Earlier this week I was in Boston (more precisely in Cambrige, MA) at a brain-stretching event organised by the Future of Health Technology Institute, namely indefatiguable Renata Bushko, and supported by Professor Marvin Minsky at MIT Media Lab. It is an event to attend if you are a health future visionary of any sort. Academic and geeky in equal measure, it is a marathon through research (and often applied solutions) in several areas that excite those with eyes firmly set on further horizons in health technology – neuroscience, bioinformatics, computational biology, nanobiotechnology, biochemistry, physics, computer science, cybernetics, to mention a few.
I was part of a panel discussing personalised medicine. My focus was personal informatics, a growing interest for me in the last couple of years. And of course, the individual.
Here are the slides on which my talk was based uploaded to slideshare. Although slideshare now does slide notes (yay!), they don’t show in the embedded slides, so you can find the text of the talk below this:
“… characterised as the monitoring and displaying of information about our daily activities through intelligent devices, services and systems. This information allows us to see trends and opportunities for change that we would otherwise miss… If people can access this information about their daily routines, and interact with their own personal data currently invisible to them: would they make more informed decisions?”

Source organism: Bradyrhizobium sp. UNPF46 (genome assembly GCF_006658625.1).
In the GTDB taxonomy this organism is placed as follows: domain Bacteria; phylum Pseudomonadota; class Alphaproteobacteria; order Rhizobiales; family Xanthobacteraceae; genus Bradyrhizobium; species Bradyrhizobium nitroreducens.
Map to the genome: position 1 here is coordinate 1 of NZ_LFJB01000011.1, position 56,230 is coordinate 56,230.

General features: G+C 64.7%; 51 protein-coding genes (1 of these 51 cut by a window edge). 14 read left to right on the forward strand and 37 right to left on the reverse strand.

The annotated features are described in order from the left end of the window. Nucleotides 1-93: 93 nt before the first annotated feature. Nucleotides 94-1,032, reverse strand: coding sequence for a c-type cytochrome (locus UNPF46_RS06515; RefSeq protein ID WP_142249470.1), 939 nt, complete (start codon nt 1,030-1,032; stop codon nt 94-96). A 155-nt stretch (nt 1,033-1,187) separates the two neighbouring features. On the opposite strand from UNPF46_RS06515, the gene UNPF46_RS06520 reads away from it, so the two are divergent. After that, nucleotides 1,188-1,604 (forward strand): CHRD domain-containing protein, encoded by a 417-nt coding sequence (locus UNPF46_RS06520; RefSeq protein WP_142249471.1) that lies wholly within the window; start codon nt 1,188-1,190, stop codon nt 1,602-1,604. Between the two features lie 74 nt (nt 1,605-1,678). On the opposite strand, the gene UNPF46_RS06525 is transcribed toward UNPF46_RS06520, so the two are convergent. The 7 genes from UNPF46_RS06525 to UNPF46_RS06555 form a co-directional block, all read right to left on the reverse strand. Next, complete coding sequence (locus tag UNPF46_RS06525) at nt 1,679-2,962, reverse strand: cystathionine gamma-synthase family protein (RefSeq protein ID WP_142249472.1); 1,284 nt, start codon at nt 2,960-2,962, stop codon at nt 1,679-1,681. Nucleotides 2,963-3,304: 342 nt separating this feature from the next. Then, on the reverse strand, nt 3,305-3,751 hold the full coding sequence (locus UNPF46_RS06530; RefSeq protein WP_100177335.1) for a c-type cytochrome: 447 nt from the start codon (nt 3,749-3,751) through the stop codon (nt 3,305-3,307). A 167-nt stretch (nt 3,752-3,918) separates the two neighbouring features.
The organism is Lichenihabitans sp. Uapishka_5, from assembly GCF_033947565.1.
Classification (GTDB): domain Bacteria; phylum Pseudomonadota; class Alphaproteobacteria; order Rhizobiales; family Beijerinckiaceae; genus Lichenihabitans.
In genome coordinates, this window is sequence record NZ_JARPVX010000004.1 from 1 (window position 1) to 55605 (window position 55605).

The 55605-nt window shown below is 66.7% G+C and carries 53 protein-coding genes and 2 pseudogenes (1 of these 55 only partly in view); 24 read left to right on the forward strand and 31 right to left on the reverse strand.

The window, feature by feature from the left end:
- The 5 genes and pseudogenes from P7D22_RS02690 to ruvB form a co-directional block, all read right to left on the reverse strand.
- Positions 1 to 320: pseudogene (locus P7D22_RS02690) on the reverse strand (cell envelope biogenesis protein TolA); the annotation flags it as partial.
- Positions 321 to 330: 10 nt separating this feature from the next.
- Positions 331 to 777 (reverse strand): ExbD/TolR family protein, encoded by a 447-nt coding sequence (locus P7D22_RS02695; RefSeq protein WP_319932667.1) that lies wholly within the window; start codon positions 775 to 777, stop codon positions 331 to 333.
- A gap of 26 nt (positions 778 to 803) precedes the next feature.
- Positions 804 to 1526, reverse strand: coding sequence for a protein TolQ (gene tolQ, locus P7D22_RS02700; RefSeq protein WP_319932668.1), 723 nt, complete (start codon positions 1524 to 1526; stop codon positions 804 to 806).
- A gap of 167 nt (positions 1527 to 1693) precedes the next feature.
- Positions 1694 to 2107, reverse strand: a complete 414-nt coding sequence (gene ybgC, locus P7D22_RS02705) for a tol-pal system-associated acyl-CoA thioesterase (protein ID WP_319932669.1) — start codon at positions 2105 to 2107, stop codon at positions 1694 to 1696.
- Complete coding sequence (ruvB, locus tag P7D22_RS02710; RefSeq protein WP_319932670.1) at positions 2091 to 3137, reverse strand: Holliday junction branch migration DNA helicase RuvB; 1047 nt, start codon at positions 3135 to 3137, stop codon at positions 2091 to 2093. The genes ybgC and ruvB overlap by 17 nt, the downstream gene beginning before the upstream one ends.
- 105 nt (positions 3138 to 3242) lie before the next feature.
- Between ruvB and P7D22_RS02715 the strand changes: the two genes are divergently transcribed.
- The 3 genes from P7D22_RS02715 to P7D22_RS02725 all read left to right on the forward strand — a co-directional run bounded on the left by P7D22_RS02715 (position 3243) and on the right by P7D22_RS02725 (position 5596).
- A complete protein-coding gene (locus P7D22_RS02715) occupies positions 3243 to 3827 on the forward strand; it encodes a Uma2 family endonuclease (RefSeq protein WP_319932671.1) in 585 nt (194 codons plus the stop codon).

From Physiological Computing:
“Bodyblogging is the act of logging how your body changes over time using web technology (e.g. a blog). This log can be used to inform ourselves how our activities and environment affects us in our day to day lives (e.g. logging weight on an exercise website). This data can subsequently be used to modify our own behaviours if we so wished (e.g. weight data could be used to determine which exercises are most effective for sustained weight loss). Wearable sensors allow us to record personal data about ourselves continuously without our intervention, and with wearable sensors becoming more pervasive the rise in body blogs is expected to continue. The feed provides 30 (or 5 or 1) minute snapshots of our user’s heart activity. Each tweet is time stamped to provide a continuous data stream allowing viewers to see long term patterns such as the sleep cycle and circadian rhythm (day cycle) as well as short term events such as exercise recovery.
While the things we might learn about ourselves may appear trivial this information can have a significant impact on the user’s behaviour when they have access to it. By experimenting with body blogging ourselves we can learn what responsibilities body blogging applications should undertake to protect their users as well as the utility of using certain physiological measures over others. For example after learning the effect of the high calorie food our current user reduced consumption of this particular product.”
The user having access to their internal state through passive and constant monitoring is one way to create self-awareness and also start seeing patterns. Of course, it is not enough to self-diagnose and neither it is desirable, but such data can go a long way towards new kinds or better diagnosis by medical professionals.